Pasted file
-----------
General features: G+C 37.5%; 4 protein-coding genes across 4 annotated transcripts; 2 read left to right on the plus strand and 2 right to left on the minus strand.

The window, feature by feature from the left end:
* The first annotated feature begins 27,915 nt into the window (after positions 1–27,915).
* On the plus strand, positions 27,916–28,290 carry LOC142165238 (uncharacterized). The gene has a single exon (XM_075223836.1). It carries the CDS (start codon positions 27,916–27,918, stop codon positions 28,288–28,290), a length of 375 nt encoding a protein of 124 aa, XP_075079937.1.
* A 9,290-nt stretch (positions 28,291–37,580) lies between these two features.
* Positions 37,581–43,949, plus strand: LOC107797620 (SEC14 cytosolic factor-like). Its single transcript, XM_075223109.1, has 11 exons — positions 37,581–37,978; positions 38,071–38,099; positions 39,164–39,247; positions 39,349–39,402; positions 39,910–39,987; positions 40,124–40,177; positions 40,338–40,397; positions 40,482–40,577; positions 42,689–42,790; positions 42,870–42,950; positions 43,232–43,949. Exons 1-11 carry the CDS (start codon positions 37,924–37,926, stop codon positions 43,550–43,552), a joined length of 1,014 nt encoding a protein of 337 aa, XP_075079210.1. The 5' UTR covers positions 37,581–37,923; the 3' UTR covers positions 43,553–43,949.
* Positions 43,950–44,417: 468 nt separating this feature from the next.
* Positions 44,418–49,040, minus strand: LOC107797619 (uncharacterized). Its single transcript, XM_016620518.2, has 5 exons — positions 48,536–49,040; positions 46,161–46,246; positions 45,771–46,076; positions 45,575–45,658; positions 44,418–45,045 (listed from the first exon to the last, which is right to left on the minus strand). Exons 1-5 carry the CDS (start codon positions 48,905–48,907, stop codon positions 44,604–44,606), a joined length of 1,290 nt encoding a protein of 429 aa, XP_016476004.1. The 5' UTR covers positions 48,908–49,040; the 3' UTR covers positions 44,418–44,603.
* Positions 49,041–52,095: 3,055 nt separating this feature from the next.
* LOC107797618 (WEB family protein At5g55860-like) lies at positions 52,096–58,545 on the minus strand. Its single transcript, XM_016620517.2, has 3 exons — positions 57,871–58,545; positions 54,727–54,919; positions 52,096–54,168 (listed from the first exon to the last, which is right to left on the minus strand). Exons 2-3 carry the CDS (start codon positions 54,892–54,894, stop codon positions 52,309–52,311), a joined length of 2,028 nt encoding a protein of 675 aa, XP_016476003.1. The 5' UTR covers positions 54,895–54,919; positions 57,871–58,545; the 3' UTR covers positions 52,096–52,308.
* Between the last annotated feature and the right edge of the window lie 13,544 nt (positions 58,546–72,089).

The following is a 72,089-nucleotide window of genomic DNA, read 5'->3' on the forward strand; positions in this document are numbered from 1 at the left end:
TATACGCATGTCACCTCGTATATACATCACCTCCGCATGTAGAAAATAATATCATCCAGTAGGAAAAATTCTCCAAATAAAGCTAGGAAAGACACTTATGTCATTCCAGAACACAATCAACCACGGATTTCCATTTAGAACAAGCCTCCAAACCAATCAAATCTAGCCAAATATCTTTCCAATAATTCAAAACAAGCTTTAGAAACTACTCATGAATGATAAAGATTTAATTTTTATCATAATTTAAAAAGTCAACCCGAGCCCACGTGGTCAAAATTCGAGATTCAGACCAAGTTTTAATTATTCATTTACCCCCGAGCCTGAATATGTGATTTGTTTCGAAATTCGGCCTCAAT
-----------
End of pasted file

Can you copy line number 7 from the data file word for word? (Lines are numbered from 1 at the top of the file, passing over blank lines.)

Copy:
* Positions 43,950–44,417: 468 nt separating this feature from the next.